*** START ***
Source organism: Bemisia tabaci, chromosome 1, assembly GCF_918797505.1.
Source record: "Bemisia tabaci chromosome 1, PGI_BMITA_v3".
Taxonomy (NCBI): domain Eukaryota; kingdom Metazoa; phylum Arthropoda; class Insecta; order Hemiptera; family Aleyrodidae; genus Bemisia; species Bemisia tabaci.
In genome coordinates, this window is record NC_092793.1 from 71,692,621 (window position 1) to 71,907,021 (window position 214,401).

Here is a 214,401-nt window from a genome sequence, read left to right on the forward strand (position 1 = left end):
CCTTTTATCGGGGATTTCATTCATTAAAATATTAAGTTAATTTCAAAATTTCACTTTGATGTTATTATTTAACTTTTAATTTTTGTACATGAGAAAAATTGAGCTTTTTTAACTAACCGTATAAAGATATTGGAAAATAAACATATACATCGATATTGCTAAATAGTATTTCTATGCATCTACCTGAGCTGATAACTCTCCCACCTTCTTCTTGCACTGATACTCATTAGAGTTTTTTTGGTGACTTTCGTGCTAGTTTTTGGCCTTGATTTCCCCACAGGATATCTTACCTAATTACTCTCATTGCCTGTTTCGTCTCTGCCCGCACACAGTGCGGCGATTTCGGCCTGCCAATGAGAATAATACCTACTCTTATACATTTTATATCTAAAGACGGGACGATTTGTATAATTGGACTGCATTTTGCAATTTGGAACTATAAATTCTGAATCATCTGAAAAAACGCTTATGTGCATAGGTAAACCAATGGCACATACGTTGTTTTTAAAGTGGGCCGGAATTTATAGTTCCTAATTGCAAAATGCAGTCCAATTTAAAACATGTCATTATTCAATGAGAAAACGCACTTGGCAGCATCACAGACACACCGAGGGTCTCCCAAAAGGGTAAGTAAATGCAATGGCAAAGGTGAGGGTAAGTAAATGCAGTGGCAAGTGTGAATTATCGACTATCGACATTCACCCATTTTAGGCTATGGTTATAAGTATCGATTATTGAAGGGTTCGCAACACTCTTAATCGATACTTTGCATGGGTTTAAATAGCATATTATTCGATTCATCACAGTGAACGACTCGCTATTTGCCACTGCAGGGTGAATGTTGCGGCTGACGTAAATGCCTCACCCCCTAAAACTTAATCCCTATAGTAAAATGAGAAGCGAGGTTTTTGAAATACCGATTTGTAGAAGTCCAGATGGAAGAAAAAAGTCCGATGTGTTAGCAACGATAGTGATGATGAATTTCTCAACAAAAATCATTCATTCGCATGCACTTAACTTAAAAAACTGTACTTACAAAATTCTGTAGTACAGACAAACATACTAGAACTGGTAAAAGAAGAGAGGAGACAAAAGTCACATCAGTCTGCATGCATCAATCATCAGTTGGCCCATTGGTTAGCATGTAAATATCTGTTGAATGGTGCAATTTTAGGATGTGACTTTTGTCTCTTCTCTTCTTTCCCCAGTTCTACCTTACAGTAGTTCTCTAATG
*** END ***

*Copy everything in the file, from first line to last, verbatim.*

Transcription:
Source organism: Bemisia tabaci, chromosome 1, assembly GCF_918797505.1.
Source record: "Bemisia tabaci chromosome 1, PGI_BMITA_v3".
Taxonomy (NCBI): domain Eukaryota; kingdom Metazoa; phylum Arthropoda; class Insecta; order Hemiptera; family Aleyrodidae; genus Bemisia; species Bemisia tabaci.
In genome coordinates, this window is record NC_092793.1 from 71,692,621 (window position 1) to 71,907,021 (window position 214,401).

Here is a 214,401-nt window from a genome sequence, read left to right on the forward strand (position 1 = left end):
CCTTTTATCGGGGATTTCATTCATTAAAATATTAAGTTAATTTCAAAATTTCACTTTGATGTTATTATTTAACTTTTAATTTTTGTACATGAGAAAAATTGAGCTTTTTTAACTAACCGTATAAAGATATTGGAAAATAAACATATACATCGATATTGCTAAATAGTATTTCTATGCATCTACCTGAGCTGATAACTCTCCCACCTTCTTCTTGCACTGATACTCATTAGAGTTTTTTTGGTGACTTTCGTGCTAGTTTTTGGCCTTGATTTCCCCACAGGATATCTTACCTAATTACTCTCATTGCCTGTTTCGTCTCTGCCCGCACACAGTGCGGCGATTTCGGCCTGCCAATGAGAATAATACCTACTCTTATACATTTTATATCTAAAGACGGGACGATTTGTATAATTGGACTGCATTTTGCAATTTGGAACTATAAATTCTGAATCATCTGAAAAAACGCTTATGTGCATAGGTAAACCAATGGCACATACGTTGTTTTTAAAGTGGGCCGGAATTTATAGTTCCTAATTGCAAAATGCAGTCCAATTTAAAACATGTCATTATTCAATGAGAAAACGCACTTGGCAGCATCACAGACACACCGAGGGTCTCCCAAAAGGGTAAGTAAATGCAATGGCAAAGGTGAGGGTAAGTAAATGCAGTGGCAAGTGTGAATTATCGACTATCGACATTCACCCATTTTAGGCTATGGTTATAAGTATCGATTATTGAAGGGTTCGCAACACTCTTAATCGATACTTTGCATGGGTTTAAATAGCATATTATTCGATTCATCACAGTGAACGACTCGCTATTTGCCACTGCAGGGTGAATGTTGCGGCTGACGTAAATGCCTCACCCCCTAAAACTTAATCCCTATAGTAAAATGAGAAGCGAGGTTTTTGAAATACCGATTTGTAGAAGTCCAGATGGAAGAAAAAAGTCCGATGTGTTAGCAACGATAGTGATGATGAATTTCTCAACAAAAATCATTCATTCGCATGCACTTAACTTAAAAAACTGTACTTACAAAATTCTGTAGTACAGACAAACATACTAGAACTGGTAAAAGAAGAGAGGAGACAAAAGTCACATCAGTCTGCATGCATCAATCATCAGTTGGCCCATTGGTTAGCATGTAAATATCTGTTGAATGGTGCAATTTTAGGATGTGACTTTTGTCTCTTCTCTTCTTTCCCCAGTTCTACCTTACAGTAGTTCTCTAATG